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How it’s done…

March 22nd, 2006 · 7 Comments

Those of you that have been around the industry a fair degree will be familiar with what I’m about to discuss. This post is for the readers who might want a little insite into our training when it comes to handling abnormal in-flight scenarios.

Let’s take equipment failure as our first example. If a piece of equipment malfunctions or fails while in flight, most professional aviators follow a procedure that is similar to what is outlined in this flowchart:


Another example of an abnormal in-flight scenario and how to handle it would be illustrated by this flow chart regarding sudden activation of the Ground Proximity Warning System (also know as GPWS, or the “WOOP WOOP – PULL UP!” box):


As you can see, things are pretty cut-and-dried in the world of professional aviation.

Another well-hyphenated way to describe things would be tongue-in-cheek.

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7 responses so far ↓

  • 1 John // Mar 22, 2006 at 8:02 pm

    What a hoot! I could have used that first flow chart this morning when my flight director went haywire, but I think I salvaged the situation. And I won’t f$%k with it again … until it’s been fixed.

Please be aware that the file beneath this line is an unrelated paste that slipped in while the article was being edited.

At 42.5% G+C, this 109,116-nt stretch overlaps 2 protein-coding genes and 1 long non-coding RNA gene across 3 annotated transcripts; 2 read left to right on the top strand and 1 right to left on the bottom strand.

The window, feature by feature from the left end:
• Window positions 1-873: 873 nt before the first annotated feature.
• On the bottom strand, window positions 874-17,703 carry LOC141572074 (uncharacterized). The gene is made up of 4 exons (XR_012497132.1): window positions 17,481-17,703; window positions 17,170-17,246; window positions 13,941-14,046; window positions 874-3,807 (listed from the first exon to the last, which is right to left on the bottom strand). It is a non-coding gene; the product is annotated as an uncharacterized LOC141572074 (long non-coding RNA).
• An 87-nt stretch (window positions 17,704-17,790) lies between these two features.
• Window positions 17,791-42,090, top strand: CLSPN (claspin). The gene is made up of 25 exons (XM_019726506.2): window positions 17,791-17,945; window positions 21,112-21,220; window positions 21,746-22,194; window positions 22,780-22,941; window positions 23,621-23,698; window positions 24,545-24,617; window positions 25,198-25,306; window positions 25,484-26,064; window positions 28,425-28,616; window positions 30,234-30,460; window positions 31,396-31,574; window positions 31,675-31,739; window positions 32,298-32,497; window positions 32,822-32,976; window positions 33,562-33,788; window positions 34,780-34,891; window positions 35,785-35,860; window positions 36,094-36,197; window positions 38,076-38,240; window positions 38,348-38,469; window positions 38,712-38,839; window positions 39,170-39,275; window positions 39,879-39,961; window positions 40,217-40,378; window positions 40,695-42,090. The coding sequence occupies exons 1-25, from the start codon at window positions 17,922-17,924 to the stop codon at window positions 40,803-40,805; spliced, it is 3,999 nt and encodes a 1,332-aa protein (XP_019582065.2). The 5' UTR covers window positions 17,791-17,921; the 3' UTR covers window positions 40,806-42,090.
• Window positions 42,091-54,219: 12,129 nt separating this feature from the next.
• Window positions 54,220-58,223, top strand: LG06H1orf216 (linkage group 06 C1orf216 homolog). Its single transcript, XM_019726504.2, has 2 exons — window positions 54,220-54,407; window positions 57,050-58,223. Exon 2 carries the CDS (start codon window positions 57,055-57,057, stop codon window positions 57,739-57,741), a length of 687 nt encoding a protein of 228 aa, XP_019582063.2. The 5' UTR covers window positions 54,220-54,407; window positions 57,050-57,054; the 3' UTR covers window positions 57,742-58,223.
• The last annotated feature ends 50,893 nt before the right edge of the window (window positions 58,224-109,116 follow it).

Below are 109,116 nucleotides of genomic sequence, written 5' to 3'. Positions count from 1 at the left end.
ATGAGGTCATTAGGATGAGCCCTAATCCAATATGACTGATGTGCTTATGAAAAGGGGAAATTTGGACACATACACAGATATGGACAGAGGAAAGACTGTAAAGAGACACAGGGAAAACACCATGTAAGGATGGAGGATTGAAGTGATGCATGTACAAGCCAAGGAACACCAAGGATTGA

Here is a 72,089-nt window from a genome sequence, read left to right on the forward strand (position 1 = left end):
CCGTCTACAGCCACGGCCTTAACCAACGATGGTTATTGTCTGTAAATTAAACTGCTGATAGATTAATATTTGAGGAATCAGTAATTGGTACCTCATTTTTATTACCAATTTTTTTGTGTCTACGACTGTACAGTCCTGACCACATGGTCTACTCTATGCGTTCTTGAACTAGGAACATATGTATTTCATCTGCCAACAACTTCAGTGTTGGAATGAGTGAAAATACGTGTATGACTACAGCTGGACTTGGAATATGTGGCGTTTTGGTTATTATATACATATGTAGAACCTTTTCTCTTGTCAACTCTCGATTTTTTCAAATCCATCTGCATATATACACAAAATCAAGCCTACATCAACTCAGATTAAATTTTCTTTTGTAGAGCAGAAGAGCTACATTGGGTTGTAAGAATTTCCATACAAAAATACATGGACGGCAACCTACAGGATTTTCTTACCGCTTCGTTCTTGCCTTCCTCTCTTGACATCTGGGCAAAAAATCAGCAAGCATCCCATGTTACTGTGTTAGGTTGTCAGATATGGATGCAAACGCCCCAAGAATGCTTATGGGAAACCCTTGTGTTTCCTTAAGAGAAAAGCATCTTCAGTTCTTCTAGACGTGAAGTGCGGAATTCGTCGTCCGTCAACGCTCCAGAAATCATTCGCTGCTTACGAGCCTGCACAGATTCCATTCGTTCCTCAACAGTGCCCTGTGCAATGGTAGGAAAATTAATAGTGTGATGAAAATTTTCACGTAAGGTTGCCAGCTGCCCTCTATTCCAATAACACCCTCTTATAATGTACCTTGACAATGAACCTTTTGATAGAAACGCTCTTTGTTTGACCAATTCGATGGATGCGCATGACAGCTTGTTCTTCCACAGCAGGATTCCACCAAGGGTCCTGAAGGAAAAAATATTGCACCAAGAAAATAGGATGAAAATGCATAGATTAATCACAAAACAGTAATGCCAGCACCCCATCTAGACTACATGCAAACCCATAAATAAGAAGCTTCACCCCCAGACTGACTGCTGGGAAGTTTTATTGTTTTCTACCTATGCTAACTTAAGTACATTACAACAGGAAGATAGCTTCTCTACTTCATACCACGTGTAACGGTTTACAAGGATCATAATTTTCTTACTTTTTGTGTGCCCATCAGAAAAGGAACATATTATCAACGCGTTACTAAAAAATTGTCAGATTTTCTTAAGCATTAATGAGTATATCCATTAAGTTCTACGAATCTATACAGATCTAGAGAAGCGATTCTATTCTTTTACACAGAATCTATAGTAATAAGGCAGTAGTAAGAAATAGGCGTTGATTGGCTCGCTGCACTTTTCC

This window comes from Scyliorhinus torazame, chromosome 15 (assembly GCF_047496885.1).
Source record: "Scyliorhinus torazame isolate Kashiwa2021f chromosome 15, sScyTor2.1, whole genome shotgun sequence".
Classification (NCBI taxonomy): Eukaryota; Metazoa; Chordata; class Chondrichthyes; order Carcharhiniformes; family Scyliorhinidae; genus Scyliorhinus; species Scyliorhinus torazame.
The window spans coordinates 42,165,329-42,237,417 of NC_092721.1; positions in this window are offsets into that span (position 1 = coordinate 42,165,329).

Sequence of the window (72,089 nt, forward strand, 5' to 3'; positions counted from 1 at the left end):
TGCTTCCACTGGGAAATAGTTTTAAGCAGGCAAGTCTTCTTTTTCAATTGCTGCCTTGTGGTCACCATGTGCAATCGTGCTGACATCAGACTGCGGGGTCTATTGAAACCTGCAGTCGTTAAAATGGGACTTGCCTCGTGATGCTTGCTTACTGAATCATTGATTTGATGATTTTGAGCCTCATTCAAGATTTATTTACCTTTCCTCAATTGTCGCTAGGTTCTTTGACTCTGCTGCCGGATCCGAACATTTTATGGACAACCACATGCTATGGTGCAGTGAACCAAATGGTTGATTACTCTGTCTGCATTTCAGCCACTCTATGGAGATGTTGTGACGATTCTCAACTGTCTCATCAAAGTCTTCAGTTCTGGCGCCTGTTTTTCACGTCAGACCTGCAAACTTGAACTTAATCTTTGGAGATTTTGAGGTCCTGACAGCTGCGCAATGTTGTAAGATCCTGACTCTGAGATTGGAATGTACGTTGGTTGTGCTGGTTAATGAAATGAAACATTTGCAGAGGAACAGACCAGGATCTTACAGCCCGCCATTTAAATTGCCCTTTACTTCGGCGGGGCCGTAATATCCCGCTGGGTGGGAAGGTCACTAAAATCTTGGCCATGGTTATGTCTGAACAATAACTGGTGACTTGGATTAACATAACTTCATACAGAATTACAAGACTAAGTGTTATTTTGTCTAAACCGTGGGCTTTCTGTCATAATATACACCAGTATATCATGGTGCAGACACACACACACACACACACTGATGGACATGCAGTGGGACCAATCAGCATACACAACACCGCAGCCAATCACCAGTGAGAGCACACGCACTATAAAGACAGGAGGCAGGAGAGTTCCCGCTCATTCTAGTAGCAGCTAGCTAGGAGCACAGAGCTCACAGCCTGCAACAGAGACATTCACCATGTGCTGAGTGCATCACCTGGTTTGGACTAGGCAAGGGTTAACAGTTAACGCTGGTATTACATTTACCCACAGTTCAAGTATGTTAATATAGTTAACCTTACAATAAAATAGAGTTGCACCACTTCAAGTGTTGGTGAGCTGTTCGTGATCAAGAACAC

• 2 All the Hardways // Mar 23, 2006 at 1:51 am

    Ha-ha, I’ve printed out the second flow chart and added it to my kneeboard. My instructor loves having me study aircraft systems, especially electricals, which I find quite dry and boring… a bunch of arrows, lines and oddly named components, so I’m going to be a wise ass and sneak this out on my next pop quiz.

  • 3 GC // Mar 23, 2006 at 2:29 am

    I probably should have noted that these were not my creation. I’ve seen various forms of these on paper from various sources over the past decade, and have always found them to be funny. Now, they’re up on the internet, and I “yoinked” them from somewhere else, modified them a bit, and posted them here. Credit goes to Mr. Author Unknown.

  • 4 Anonymous // Mar 23, 2006 at 2:51 am

    Awesome!

  • 5 Flygirl // Mar 24, 2006 at 2:10 am

    Great post GC! I printed them off and gave them to my pilots today…they got a kick out of them! Thanks!

  • 6 Evan // Mar 25, 2006 at 12:17 am

    OK, but- what if the damn thing’s not working, because you did f#*K with it, and you ARE the captain? Then what?
    I don’t see the “now we’re all screwed” circut..
    Oh, I forgot. Captains don’t make mistakes.

  • 7 GC // Mar 25, 2006 at 2:54 am

    Please remember, this situational flow chart has been developed and refined by aviation professionals over many many years of airline operations.

    If you look at the chart, the “thing not working, because you #$%&’ed with it, and you are the captain” clearly leads you to “Don’t #$%& with it again.”

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